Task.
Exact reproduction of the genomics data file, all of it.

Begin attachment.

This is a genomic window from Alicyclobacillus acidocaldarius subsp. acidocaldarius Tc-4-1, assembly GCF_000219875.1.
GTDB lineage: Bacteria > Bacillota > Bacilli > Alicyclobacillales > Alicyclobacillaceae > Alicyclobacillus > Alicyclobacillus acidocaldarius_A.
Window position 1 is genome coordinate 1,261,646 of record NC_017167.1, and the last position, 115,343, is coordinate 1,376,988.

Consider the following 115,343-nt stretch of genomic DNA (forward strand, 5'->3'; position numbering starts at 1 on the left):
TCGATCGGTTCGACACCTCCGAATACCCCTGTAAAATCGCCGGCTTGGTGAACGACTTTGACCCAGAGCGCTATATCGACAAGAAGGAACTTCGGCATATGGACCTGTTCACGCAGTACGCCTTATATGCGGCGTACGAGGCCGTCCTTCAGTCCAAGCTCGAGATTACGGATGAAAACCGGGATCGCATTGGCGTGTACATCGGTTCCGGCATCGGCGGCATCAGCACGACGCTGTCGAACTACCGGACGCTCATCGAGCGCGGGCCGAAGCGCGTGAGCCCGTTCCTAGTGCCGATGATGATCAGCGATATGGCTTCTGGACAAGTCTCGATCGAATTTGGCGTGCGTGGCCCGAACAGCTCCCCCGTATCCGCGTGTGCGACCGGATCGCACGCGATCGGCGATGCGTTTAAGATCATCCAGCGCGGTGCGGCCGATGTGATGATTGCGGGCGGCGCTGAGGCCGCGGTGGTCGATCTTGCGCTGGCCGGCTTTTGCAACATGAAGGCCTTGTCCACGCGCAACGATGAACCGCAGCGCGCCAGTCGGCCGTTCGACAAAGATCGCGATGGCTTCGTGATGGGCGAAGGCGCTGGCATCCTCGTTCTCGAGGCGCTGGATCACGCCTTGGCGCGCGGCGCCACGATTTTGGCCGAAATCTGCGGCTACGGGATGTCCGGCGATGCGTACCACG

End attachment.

This is a genomic window from Alicyclobacillus acidocaldarius subsp. acidocaldarius Tc-4-1, assembly GCF_000219875.1.
GTDB lineage: Bacteria > Bacillota > Bacilli > Alicyclobacillales > Alicyclobacillaceae > Alicyclobacillus > Alicyclobacillus acidocaldarius_A.
Window position 1 is genome coordinate 1,261,646 of record NC_017167.1, and the last position, 115,343, is coordinate 1,376,988.

Consider the following 115,343-nt stretch of genomic DNA (forward strand, 5'->3'; position numbering starts at 1 on the left):
TCGATCGGTTCGACACCTCCGAATACCCCTGTAAAATCGCCGGCTTGGTGAACGACTTTGACCCAGAGCGCTATATCGACAAGAAGGAACTTCGGCATATGGACCTGTTCACGCAGTACGCCTTATATGCGGCGTACGAGGCCGTCCTTCAGTCCAAGCTCGAGATTACGGATGAAAACCGGGATCGCATTGGCGTGTACATCGGTTCCGGCATCGGCGGCATCAGCACGACGCTGTCGAACTACCGGACGCTCATCGAGCGCGGGCCGAAGCGCGTGAGCCCGTTCCTAGTGCCGATGATGATCAGCGATATGGCTTCTGGACAAGTCTCGATCGAATTTGGCGTGCGTGGCCCGAACAGCTCCCCCGTATCCGCGTGTGCGACCGGATCGCACGCGATCGGCGATGCGTTTAAGATCATCCAGCGCGGTGCGGCCGATGTGATGATTGCGGGCGGCGCTGAGGCCGCGGTGGTCGATCTTGCGCTGGCCGGCTTTTGCAACATGAAGGCCTTGTCCACGCGCAACGATGAACCGCAGCGCGCCAGTCGGCCGTTCGACAAAGATCGCGATGGCTTCGTGATGGGCGAAGGCGCTGGCATCCTCGTTCTCGAGGCGCTGGATCACGCCTTGGCGCGCGGCGCCACGATTTTGGCCGAAATCTGCGGCTACGGGATGTCCGGCGATGCGTACCACG